KiwiSaver Insight:

Is regulated financial advice of value?

In 1989, to keep me out of trouble, my parents sent me to school in Berlin. To their horror, shortly after I arrived, the Berlin Wall fell. One of my more vivid memories is of visiting my first East German supermarket with only one brand of anything on the shelf. One brand of baked beans, one brand of soap, no shampoo.

One of the great things about a free market, is choice.

The choice of organic beans, budget beans, New Zealand beans or imported beans. Of course no one wants to eat poisoned beans, or expired beans, so rules and regulation are essential. The system breaks down when the choice and preferences of any one group are imposed on many.

Many New Zealanders do not realise that they have a choice between two fundamentally different types of KiwiSaver schemes: those that come with advice and those that do not. In general, those that provide more charge more and those that provide less, well, charge less.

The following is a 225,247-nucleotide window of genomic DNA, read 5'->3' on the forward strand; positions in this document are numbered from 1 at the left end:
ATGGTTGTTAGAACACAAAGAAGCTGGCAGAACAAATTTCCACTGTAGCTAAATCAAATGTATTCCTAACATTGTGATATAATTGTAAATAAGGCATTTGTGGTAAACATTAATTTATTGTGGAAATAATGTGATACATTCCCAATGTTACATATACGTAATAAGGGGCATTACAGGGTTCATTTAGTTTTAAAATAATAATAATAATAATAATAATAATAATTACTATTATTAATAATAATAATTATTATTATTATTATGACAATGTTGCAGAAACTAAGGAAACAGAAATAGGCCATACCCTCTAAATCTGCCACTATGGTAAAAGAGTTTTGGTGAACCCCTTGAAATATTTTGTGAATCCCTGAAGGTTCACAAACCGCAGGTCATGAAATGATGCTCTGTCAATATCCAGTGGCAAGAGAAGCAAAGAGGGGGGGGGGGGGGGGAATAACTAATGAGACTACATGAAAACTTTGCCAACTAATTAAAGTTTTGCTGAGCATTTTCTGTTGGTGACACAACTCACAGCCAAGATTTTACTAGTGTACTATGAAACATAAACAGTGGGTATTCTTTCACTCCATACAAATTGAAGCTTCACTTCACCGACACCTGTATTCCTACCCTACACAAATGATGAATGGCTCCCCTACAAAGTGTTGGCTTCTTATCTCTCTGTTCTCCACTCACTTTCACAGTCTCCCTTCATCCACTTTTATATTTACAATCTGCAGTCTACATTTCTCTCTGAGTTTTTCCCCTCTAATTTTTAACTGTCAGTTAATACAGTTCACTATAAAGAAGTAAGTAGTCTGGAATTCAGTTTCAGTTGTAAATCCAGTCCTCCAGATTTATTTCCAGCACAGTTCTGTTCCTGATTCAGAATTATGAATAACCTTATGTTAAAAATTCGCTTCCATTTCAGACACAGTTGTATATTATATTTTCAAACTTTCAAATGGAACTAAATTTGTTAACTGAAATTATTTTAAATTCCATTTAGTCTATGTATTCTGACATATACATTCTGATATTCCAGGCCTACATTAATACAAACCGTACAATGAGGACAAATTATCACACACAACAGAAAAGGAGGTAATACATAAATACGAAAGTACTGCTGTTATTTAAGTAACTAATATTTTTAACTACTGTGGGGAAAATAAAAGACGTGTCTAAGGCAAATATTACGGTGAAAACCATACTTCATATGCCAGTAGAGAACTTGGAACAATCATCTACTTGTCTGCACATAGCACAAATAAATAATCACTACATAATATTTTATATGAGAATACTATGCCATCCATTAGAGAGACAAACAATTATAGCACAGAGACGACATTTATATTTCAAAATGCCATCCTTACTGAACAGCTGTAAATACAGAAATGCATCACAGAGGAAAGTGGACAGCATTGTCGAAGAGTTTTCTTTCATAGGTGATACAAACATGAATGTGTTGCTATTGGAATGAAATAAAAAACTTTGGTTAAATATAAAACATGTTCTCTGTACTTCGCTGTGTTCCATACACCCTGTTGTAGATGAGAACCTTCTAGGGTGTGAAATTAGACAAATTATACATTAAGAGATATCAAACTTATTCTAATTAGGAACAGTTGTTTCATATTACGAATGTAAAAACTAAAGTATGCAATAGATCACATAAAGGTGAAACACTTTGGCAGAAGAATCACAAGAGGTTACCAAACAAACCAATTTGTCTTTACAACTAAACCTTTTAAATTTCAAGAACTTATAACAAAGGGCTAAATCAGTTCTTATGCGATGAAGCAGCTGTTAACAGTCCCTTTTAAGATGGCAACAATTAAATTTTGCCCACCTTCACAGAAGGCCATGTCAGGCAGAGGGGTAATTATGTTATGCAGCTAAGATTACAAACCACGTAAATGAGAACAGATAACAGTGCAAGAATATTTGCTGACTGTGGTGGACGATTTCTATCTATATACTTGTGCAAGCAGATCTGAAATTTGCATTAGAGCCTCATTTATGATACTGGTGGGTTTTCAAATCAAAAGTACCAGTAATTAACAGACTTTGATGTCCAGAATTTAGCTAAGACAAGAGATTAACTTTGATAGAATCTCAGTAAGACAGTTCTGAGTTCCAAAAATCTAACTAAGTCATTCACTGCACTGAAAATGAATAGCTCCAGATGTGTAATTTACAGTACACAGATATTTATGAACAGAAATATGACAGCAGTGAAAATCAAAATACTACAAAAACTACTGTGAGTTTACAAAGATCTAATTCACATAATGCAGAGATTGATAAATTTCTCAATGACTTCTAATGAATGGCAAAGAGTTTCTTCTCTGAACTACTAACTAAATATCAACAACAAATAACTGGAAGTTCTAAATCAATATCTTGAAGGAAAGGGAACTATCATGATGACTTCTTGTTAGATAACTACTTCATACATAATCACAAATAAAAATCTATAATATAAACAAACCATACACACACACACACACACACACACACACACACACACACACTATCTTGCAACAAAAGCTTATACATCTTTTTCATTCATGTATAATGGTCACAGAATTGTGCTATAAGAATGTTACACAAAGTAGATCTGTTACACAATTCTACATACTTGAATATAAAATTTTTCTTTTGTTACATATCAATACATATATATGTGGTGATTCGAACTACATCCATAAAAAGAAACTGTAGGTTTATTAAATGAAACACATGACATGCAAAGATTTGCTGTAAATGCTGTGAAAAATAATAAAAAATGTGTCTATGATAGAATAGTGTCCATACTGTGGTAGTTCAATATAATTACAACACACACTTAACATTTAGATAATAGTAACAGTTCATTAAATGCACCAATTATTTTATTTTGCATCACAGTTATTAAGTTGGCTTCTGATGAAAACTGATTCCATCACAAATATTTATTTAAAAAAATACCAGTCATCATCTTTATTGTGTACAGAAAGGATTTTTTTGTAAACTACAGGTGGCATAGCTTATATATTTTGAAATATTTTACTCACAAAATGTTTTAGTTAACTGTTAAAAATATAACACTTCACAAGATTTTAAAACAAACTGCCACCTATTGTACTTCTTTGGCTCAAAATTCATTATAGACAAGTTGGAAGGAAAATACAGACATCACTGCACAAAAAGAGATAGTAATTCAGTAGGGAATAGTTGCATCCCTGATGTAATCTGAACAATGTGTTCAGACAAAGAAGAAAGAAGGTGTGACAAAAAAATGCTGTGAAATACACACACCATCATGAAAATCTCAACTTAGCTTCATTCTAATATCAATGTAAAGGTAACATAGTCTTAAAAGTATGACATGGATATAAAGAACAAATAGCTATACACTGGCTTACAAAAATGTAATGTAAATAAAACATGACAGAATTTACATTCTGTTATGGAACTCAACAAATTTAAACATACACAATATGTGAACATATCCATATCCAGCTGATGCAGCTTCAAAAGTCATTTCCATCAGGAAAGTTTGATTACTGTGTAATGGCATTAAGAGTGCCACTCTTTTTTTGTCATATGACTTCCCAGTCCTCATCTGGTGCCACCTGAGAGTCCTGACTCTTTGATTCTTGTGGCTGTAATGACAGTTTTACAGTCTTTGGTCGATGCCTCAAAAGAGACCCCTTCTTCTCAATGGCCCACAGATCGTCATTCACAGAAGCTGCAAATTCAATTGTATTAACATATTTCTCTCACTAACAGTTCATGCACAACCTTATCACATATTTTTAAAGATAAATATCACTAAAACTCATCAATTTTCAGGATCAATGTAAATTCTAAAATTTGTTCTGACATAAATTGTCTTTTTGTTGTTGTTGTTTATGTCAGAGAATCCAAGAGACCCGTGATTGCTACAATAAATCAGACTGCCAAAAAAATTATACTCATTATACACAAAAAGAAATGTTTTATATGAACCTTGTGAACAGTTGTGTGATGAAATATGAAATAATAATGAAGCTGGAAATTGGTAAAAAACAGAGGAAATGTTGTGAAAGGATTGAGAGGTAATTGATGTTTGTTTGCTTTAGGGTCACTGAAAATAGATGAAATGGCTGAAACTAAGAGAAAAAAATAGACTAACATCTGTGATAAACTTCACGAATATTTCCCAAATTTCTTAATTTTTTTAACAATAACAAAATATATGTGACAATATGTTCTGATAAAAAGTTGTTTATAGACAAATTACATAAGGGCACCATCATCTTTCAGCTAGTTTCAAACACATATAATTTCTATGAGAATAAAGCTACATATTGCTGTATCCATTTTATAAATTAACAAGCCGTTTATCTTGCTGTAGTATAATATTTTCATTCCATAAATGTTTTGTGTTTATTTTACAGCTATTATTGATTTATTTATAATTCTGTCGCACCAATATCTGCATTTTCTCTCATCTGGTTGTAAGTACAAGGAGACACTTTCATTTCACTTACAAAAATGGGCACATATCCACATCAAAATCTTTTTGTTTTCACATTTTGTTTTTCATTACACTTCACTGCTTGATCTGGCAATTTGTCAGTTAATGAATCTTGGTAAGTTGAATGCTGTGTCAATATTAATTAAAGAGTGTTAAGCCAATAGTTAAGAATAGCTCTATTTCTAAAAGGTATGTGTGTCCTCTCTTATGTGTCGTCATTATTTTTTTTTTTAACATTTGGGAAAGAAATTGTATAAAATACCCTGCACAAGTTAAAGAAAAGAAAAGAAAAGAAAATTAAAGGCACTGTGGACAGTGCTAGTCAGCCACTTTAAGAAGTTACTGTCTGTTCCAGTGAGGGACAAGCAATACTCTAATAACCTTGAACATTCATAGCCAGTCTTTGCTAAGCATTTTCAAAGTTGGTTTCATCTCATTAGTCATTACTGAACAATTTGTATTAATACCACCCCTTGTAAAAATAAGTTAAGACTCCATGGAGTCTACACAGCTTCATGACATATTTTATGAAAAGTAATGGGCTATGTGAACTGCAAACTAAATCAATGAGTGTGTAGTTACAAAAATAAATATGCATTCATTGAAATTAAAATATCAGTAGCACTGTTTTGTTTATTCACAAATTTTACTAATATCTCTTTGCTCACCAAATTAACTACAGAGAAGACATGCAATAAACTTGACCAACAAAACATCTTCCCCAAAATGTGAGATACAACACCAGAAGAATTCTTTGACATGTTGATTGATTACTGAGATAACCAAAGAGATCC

Who can be an adviser?

Anyone can call themselves an adviser, but when it comes to giving KiwiSaver advice you must be either a Registered Financial Adviser (RFA) or an Authorised Financial Adviser (AFA). Both require training and are subject to regulatory oversight. RFAs may give class advice, akin to general information about a product, while AFAs are able to take a client’s personal circumstances into account and customise their recommendations.

What constitutes advice?

At one end of the spectrum advice helps educate investors about the benefits of KiwiSaver, such as how to access the annual member tax credit of $521 or how to take a contribution holiday. All schemes provide this information, but how it is delivered varies widely from scheme to scheme.

Moving along the advice spectrum at one end, is advice from RFAs which can help match clients with an investment which is appropriate to their age and stage. At the other end, AFAs alone are able to help clients tackle more challenging questions such as: What are the options for my retirement? How much of that will be met through home equity and how much through KiwiSaver and what contribution rate is therefore required?

What is the value of advice?

Unfortunately, due to the relatively late adoption of a universal retirement savings scheme, research on the benefits of advice in New Zealand is scarce. However, in more mature markets such as the United States there is a wealth of knowledge based on over a generation of experience in saving for retirement.